The Lawyer Asia Pacific 150 is the only research report to provide a ranking of the top 100 independent local firms and top 50 global firms in the region. The report offers critical review of some of the fastest growing firms and their strategies, a country-by-country guide to leading legal advisers and legal services market trends, plus exclusive insight into the current business development opportunities in the Asia Pacific. Read more
This year, The Lawyer’s annual ranking of the largest UK law firms by turnover is available as an interactive, digital benchmarking tool. For the first time this will allow you to manipulate each data set against the metrics of your choice.
With reference to Graham Irwin's article ' Market your firm for the future' (The Lawyer, 2 December 1997), I would like as a marketing consultant specialising in the marketing of legal practices to make three comments:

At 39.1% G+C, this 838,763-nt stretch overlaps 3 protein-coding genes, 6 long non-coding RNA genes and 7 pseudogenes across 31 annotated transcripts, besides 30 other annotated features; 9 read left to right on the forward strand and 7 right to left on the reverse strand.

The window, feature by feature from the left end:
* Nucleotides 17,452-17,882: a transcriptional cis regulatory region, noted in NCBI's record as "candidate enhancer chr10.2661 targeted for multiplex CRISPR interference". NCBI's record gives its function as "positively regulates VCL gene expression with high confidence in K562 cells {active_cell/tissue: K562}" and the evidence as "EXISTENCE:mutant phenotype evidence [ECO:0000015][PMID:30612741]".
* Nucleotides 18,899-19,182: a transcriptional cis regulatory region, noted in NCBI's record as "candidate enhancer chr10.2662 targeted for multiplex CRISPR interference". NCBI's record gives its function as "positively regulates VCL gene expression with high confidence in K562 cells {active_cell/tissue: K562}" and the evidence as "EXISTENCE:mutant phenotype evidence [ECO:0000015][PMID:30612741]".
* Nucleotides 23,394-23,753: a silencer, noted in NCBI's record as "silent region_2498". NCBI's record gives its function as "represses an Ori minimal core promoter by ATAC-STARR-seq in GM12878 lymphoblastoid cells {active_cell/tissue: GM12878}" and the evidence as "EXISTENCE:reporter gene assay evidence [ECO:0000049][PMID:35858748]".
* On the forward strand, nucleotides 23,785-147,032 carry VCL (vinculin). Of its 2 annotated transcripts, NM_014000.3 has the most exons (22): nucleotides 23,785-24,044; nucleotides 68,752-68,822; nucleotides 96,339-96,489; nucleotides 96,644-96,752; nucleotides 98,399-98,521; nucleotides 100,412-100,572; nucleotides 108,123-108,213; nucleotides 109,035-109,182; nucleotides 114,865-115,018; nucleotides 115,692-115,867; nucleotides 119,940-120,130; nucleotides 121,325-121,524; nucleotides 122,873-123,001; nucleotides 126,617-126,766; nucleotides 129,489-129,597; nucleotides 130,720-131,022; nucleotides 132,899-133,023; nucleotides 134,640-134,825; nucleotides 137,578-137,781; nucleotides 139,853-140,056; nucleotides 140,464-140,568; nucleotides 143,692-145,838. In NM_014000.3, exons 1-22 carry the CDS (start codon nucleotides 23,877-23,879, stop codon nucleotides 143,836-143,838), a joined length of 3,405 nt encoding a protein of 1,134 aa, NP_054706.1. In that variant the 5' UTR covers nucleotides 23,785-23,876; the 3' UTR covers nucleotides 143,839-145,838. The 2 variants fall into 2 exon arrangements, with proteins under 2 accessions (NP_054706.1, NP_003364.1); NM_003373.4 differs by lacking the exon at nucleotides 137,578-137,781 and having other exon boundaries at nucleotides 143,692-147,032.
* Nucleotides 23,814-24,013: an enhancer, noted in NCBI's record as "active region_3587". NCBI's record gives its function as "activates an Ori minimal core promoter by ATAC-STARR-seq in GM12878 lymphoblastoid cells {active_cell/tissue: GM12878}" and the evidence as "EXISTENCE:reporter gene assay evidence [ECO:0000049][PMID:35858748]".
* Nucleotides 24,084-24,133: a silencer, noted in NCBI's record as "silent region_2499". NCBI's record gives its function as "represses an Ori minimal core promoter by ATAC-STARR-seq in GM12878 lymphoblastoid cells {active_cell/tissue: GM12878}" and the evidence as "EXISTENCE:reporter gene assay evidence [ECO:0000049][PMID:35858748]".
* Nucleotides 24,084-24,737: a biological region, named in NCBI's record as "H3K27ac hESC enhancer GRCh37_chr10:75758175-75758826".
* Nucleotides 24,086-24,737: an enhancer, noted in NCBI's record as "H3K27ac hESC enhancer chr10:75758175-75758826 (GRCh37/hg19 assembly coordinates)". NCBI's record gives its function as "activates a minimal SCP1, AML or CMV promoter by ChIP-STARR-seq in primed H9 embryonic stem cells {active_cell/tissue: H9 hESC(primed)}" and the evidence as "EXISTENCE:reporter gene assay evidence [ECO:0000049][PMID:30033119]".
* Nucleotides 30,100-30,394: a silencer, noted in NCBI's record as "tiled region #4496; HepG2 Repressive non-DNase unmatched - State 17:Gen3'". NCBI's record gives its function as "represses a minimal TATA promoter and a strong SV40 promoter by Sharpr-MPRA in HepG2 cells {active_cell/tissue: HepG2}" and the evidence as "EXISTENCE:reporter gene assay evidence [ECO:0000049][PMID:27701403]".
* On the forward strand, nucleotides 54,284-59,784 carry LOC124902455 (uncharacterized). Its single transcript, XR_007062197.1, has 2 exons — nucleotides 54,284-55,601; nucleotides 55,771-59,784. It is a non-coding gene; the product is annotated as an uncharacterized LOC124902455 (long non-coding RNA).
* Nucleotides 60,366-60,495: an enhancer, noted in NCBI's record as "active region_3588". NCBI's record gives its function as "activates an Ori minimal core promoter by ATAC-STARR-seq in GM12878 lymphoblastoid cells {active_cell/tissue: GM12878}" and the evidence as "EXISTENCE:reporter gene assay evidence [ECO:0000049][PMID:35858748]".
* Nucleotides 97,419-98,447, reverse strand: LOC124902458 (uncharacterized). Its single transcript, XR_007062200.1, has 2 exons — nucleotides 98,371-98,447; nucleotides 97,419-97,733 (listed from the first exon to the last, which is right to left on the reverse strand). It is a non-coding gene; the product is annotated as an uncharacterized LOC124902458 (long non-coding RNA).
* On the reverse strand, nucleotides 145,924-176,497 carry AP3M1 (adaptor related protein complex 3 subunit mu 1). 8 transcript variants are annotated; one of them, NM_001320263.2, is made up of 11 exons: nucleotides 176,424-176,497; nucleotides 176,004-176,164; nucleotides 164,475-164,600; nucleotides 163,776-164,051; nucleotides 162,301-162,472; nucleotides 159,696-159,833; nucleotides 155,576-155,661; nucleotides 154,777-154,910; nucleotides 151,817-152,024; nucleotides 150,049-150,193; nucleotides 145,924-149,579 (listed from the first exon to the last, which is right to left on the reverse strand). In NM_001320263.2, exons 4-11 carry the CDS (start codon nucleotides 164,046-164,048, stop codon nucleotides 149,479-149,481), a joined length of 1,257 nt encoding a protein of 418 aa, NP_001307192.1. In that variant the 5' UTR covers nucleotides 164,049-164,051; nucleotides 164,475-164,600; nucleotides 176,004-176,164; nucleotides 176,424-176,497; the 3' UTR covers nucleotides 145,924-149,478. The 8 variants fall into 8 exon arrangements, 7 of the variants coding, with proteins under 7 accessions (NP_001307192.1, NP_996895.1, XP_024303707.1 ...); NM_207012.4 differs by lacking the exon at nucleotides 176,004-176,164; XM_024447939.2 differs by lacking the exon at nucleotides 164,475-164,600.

1 'Many solicitors are still coming to terms with the idea of marketing their services...' Firms of all sizes have been forced to get to grips with the concept of marketing, mostly to maintain existing work levels. Solicitors are, however, still coming to terms with how to establish an effective marketing function.
2 '...confusion still reigns over the difference between marketing and selling'. This is often heightened by marketing professionals who call their organisations 'Joe Bloggs PR & Marketing' or 'Corporate Communications & Advertising' when in fact all these components come under one umbrella: marketing. Selling is a component of marketing and should be seen how it relates to promotional literature, people skills and profile-raising activities. It would also help if lawyers could forget the word selling which is perceived as something dirty and tacky and replace it with 'entertaining' or 'relationship marketing'. Then they might feel more comfortable with the concept of selling.
3 'Selling is the final stage in getting a piece of work...' Far from being the final stage of getting a piece of work, selling starts early on in the marketing process. 'Closing a sale' occurs in the final stages. The selling process often begins without the fee earner knowing it merely by introducing him/herself. The art lies in being able to offer a solution to a potential buyer's problem and convincing them it can be concluded to the benefit of both parties.